“Wait,” I whispered to Weston, “he will use the Black Magic.”
Again the wind dropped for a moment, and again, in the silence that came with it, I heard the chiding of the hawk overhead, this time nearer, and thought I heard more birds than one.
Achmet meantime had taken the covering from off the face, and had undone the swathing band, which at the moment after death is bound round the chin to close the jaw, and in Arab burial is always left there, and from where we stood I could see that the jaw dropped when the bandage was untied, as if, though the wind blew towards us with a ghastly scent of mortality on it, the muscles were not even now set, though the man had been dead sixty hours. But still a rank and burning curiosity to see what this unclean ghoul would do next stifled all other feelings in my mind. He seemed not to notice, or, at any rate, to disregard that mouth gaping awry, and moved about nimbly in the moonlight.
He took from a pocket of his clothes, which were lying near, two small black objects, which now are safely embedded in the mud at the bottom of the Nile, and rubbed them briskly together.
By degrees they grew luminous with a sickly yellow pallor of light, and from his hands went up a wavy, phosphorescent flame. One of these cubes he placed in the open mouth of the corpse, the other in his own, and, taking the dead man closely in his arms as though he would indeed dance with death, he breathed long breaths from his mouth into that dead cavern which was pressed to his. Suddenly he started back with a quick-drawn breath of wonder and perhaps of horror, and stood for a space as if irresolute, for the cube which the dead man held instead of lying loosely in the jaw was pressed tight between clenched teeth. After a moment of irresolution he stepped back quickly to his clothes again, and took up from near them the knife with which he had stripped off the coffin lid, and holding this in one hand behind his back, with the other he took out the cube from the dead man’s mouth, though with a visible exhibition of force, and spoke.
“Abdul,” he said, “I am your friend, and I swear I will give your money to Mohamed, if you will tell me where it is.”
Certain I am that the lips of the dead moved, and the eyelids fluttered for a moment like the wings of a wounded bird, but at that sight the horror so grew on me that I was physically incapable of stifling the cry that rose to my lips, and Achmet turned round. Next moment the complete Spirit of Black Magic glided out of the shade of the trees, and stood before him. The wretched man stood for a moment without stirring, then, turning with shaking knees to flee, he stepped back and fell into the grave he had just opened.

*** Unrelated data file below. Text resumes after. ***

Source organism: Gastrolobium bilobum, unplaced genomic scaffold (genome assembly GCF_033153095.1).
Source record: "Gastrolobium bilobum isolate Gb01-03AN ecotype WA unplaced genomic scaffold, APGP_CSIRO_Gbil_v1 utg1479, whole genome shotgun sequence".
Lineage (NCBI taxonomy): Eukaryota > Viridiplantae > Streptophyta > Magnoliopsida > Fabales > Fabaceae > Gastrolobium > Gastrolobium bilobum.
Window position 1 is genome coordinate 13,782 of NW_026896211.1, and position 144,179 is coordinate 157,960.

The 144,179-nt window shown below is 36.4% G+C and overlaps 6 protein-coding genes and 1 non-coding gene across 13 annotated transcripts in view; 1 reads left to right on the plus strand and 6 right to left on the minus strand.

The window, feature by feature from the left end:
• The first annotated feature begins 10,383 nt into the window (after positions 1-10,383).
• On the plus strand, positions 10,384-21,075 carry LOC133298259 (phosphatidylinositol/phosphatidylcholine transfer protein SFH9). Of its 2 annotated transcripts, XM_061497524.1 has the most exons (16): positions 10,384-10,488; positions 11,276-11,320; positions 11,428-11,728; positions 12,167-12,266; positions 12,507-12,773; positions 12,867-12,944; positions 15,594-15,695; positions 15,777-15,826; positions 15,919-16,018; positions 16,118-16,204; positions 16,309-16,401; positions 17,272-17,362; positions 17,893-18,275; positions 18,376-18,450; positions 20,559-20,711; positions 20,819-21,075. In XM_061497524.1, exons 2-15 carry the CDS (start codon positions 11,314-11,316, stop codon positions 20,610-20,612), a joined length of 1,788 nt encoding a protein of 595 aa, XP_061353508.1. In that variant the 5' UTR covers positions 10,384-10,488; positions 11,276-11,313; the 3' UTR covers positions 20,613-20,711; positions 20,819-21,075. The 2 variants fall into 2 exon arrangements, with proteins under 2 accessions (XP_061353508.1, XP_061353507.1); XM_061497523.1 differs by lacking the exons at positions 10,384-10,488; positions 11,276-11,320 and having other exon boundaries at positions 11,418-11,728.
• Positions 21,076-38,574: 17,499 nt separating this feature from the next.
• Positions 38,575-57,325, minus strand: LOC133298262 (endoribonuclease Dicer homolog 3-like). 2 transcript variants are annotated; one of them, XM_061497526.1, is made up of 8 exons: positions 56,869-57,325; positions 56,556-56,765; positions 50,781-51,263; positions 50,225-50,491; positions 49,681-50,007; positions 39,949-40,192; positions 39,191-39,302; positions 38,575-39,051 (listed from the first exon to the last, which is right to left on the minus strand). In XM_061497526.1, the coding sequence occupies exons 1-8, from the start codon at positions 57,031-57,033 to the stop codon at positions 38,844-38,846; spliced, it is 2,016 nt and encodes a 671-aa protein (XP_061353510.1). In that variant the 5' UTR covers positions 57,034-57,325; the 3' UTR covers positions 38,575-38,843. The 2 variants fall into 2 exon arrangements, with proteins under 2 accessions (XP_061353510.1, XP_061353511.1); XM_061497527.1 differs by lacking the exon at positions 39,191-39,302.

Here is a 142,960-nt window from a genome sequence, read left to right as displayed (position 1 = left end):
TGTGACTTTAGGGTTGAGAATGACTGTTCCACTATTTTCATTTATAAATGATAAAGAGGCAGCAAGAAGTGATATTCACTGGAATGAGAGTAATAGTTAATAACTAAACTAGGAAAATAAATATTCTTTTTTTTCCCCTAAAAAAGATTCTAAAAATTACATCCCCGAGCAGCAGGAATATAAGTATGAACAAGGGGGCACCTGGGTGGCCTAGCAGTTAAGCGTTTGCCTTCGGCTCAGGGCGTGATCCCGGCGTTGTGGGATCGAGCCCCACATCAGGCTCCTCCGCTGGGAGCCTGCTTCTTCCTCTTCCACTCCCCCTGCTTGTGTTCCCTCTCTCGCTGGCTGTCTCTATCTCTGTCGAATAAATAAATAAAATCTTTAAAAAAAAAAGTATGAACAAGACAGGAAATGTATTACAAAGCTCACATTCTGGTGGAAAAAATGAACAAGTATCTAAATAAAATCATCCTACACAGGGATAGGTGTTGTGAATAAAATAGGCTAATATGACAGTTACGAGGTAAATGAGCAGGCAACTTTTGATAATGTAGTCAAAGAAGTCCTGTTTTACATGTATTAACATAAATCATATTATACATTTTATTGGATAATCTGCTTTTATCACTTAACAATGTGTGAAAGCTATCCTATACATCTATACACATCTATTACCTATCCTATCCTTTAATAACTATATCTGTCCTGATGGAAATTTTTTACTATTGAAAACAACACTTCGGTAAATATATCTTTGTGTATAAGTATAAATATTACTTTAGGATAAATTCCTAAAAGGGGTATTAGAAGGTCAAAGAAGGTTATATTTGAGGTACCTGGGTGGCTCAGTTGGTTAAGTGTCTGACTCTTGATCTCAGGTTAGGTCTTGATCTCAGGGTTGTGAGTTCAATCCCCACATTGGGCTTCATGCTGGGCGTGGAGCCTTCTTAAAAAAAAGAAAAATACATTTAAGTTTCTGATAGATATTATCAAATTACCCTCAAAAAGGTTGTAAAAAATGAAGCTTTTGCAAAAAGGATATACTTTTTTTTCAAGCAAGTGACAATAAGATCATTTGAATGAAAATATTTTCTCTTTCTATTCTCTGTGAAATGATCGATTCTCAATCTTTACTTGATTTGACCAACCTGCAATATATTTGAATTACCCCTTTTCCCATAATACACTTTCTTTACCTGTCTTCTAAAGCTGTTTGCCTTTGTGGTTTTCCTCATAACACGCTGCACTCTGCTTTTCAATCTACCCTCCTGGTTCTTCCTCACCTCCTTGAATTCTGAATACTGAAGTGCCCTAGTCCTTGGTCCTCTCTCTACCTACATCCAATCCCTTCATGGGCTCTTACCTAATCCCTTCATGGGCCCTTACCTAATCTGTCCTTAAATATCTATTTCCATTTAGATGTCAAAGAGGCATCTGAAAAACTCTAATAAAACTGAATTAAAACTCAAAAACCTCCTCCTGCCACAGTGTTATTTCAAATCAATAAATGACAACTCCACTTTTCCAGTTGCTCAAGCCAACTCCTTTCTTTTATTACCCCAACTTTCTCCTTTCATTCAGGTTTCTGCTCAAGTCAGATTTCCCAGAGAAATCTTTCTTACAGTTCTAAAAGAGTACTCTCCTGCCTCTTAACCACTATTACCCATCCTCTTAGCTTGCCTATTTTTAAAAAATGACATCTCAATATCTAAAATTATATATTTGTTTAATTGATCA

Weston turned on me angrily, dropping the eyes and the teeth of the Afrit.
“You spoiled it all,” he cried. “It would perhaps have been the most interesting …” and his eye lighted on the dead Abdul, who peered open-eyed from the coffin, then swayed, tottered, and fell forward, face downwards on the ground close to him. For one moment he lay there, and then the body rolled slowly on to its back without visible cause of movement, and lay staring into the sky. The face was covered with dust, but with the dust was mingled fresh blood. A nail had caught the cloth that wound him, underneath which, as usual, were the clothes in which he had died, for the Arabs do not wash their dead, and it had torn a great rent through them all, leaving the right shoulder bare.
Weston strove to speak once, but failed. Then:
“I will go and inform the police,” he said, “if you will stop here, and see that Achmet does not get out.”
But this I altogether refused to do, and, after covering the body with the coffin to protect it from the hawks, we secured Achmet’s arms with the rope he had already used that night, and took him off to Luxor.
Next morning Mohamed came to see us.
“I thought Achmet knew where the money was,” he said exultantly.
“Where was it?”
“In a little purse tied round the shoulder. The dog had already begun stripping it. See”—and he brought it out of his pocket—”it is all there in those English notes, five pounds each, and there are twenty of them.”
Our conclusion was slightly different, for even Weston will allow that Achmet hoped to learn from dead lips the secret of the treasure, and then to kill the man anew and bury him. But that is pure conjecture.
The only other point of interest lies in the two black cubes which we picked up, and found to be graven with curious characters. These I put one evening into Machmout’s hand, when he was exhibiting to us his curious powers of “thought transference.” The effect was that he screamed aloud, crying out that the Black Magic had come, and though I did not feel certain about that, I thought they would be safer in mid-Nile. Weston grumbled a little, and said that he had wanted to take them to the British Museum, but that I feel sure was an afterthought.
E. F. Benson (1867 — 1940)